This solution applies when under certain conditions to be discussed below. Given that , we can select a minimum of four active days-off patterns (4, 6, 10, 14). On each weekday, three out of these four patterns are working. In the first weekend (days 6 and 7), however, only patterns 10 and 14 are working. Assuming and and ignoring dominated constraints, the applicable labor demand constraints for weekdays (5) and weekends (6) can be expressed as where Combining (22b) with (22d) gives Combining (22d) with (22a) gives Combining (22d) with (22c) gives A feasible four-pattern solution exists if the lower bound in (23a) is not greater than the upper bounds in (23b) and (23c). Considering (23a) with the upper bound in (23b) and setting we obtain This is redundant since . Therefore, (23b) is redundant and can be ignored.
Considering (23a) with the upper bound in (23c) and setting we obtain Therefore, the conditions for four active days-off patterns (4, 6, 10, and 14) areIf the two conditions in (28a)-(28b) are satisfied, then from (23a) and (23c) the bounds on are given by If the interval between the bounds in (29) contains integer values, then is set equal to the maximum integer value in this interval, that is, the upper bound rounded down. Otherwise, is set equal to the nearest integer to the interval, that is, the lower bound in (29) rounded up. Feasible assignments to the four days-off patterns (4, 6, 10, and 14) are calculated as follows: where rounded down to the nearest integer.
The above solution has to be checked to verify that weekend-off frequency constraints are satisfied. Noting that patterns 10 and 14 belong to while patterns 4 and 6 belong to and using (8), the actual proportion of weekend-containing days-off breaks is given by If is approximated by in (28b), we obtain . Since (30d) gives and since and , then is approximated as shown below. Since this proportion is greater than 0.5, weekend-off frequency constraints are satisfied: Next, the four-pattern solution needs to be checked against work stretch constraints. The presence of days-off patterns 10 and 14 guarantees the satisfaction of work stretch constraints by assuring a feasible rotation sequence. As noted before, pattern 10 may precede any pattern, while pattern 14 can either follow or precede any pattern. Many feasible cyclic rotation sequences exist for the four patterns that satisfy work stretch constraints. The only restriction is to avoid following pattern 4 immediately by pattern 10. For example, the simple sequence (4-6-10-14) is feasible in terms of satisfying work stretch constraints.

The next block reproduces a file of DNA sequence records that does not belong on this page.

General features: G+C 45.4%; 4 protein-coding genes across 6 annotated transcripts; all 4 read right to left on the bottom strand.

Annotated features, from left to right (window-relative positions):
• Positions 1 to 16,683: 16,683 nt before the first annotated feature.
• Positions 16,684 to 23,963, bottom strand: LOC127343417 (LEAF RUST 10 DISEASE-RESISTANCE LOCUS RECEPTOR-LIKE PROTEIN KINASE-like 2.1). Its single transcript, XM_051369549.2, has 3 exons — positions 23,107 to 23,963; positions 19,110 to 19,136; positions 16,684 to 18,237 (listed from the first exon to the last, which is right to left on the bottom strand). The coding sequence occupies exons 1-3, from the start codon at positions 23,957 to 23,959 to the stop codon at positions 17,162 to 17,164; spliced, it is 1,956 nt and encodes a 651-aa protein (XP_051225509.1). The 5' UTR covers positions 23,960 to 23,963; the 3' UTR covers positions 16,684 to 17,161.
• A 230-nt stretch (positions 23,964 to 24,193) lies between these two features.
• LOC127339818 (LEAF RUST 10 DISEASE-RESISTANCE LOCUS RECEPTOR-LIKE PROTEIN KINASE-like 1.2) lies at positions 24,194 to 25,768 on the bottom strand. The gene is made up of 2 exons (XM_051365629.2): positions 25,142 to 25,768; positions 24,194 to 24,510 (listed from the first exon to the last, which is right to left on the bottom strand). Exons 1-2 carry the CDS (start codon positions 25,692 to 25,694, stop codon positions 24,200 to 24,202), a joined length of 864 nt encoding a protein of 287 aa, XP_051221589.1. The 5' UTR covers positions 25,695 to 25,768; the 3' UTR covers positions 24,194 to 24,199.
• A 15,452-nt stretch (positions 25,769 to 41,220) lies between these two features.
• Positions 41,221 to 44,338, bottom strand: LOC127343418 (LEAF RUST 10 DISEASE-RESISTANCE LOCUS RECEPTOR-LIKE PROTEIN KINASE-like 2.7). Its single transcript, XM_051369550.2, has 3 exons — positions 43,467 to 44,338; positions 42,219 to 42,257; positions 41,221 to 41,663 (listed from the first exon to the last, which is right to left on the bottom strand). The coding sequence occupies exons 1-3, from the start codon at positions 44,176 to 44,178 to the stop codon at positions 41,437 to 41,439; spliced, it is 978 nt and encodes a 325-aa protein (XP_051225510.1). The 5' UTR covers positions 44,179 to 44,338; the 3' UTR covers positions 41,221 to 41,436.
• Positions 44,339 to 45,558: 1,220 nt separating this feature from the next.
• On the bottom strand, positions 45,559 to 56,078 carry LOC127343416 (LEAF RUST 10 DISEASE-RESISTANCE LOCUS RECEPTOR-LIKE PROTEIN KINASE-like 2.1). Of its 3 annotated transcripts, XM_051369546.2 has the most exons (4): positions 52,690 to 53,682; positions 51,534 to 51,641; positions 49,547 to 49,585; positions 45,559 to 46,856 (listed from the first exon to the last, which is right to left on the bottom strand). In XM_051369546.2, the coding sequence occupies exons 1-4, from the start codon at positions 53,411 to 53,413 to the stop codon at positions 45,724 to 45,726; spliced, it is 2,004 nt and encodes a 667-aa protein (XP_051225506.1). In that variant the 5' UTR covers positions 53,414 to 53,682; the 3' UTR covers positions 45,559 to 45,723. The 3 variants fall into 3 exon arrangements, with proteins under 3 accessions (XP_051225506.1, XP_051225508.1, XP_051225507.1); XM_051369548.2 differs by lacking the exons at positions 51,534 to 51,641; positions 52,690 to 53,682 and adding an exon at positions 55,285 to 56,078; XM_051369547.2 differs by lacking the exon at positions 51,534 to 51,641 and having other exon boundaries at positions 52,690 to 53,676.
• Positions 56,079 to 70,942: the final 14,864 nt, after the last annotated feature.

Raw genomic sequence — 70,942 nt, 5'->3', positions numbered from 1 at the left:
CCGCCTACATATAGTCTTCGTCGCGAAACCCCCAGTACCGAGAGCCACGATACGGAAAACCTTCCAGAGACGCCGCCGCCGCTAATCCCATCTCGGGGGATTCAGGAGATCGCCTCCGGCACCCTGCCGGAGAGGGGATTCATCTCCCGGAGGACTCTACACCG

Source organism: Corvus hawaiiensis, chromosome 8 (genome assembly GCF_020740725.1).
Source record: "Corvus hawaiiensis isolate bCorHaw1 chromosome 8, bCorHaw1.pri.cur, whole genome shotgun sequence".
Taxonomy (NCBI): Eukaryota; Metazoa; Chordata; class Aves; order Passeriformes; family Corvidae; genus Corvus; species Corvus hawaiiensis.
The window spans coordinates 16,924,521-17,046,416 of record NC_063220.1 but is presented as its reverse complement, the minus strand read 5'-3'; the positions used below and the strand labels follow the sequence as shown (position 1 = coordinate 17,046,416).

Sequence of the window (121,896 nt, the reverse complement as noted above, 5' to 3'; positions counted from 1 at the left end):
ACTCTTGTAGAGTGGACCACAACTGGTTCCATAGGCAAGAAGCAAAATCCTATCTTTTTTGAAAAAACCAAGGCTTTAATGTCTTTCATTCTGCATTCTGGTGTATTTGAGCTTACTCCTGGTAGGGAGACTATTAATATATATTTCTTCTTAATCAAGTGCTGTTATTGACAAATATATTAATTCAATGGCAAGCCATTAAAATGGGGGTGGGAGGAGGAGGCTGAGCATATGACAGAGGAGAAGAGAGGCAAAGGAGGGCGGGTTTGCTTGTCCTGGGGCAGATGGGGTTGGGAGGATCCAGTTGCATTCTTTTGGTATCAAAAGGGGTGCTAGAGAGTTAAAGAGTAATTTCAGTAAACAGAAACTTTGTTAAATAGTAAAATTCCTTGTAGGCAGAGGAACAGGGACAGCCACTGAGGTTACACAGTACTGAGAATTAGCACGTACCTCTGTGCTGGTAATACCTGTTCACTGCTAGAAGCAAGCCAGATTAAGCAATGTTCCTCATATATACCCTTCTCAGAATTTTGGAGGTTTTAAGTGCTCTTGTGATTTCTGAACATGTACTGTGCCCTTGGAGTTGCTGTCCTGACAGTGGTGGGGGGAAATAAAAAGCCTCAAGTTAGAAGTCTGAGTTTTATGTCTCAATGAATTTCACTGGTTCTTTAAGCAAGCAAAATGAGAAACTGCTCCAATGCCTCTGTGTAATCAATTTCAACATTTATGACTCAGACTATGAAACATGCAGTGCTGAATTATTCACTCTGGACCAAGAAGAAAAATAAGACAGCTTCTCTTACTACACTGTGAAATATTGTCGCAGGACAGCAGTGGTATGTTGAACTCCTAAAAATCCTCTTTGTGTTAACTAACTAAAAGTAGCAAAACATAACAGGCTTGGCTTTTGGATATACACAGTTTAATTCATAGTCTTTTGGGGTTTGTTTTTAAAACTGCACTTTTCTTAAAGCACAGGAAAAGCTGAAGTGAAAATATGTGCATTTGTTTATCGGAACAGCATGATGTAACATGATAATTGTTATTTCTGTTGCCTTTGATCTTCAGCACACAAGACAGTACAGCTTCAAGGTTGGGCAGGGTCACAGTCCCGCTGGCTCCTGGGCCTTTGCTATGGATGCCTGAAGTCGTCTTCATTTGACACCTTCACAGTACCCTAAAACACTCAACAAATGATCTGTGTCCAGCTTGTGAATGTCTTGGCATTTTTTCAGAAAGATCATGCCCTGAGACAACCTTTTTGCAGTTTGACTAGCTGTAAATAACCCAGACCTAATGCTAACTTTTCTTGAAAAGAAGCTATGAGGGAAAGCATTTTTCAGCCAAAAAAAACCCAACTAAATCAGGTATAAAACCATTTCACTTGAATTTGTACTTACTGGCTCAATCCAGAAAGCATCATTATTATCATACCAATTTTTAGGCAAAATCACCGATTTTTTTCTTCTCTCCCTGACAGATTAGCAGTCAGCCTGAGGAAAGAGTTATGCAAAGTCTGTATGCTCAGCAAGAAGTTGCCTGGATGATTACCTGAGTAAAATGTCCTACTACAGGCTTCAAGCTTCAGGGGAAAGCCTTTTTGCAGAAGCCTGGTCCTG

5.2. Seven Active Patterns
If any of the conditions in (28a)-(28b) are not satisfied, then assignment to four days-off patterns is not feasible. Under certain conditions, assignment to seven days-off patterns (2, 4, 6, 8, 10, 12, and 14) is feasible for both arguments of specified in (20). Assuming and and ignoring redundant constraints, the daily labor demand constraints are represented as follows: where Combining (32a) with (32c) gives Combining (32b) with (32c) gives Setting the lower bound in (33a) less than or equal to the upper bound in (33b) gives the following condition for seven active days-off patterns: If the above condition is satisfied, then the values are set equal to the maximum integer value in or nearest to the interval defined by (33a)-(33b). The remainder of is assigned to patterns 2, 8, and 12, giving priority to pattern 12 because it has a full weekend off. Assignments to all seven patterns are calculated as follows:Using (8), it can be shown that the percentage of weekend-containing days off is approximately 75% . There are many feasible cyclic rotation sequences for the seven days-off patterns. For example, the rotation sequence (2-4-6-8-10-12-14) guarantees that work stretch limits are not exceeded.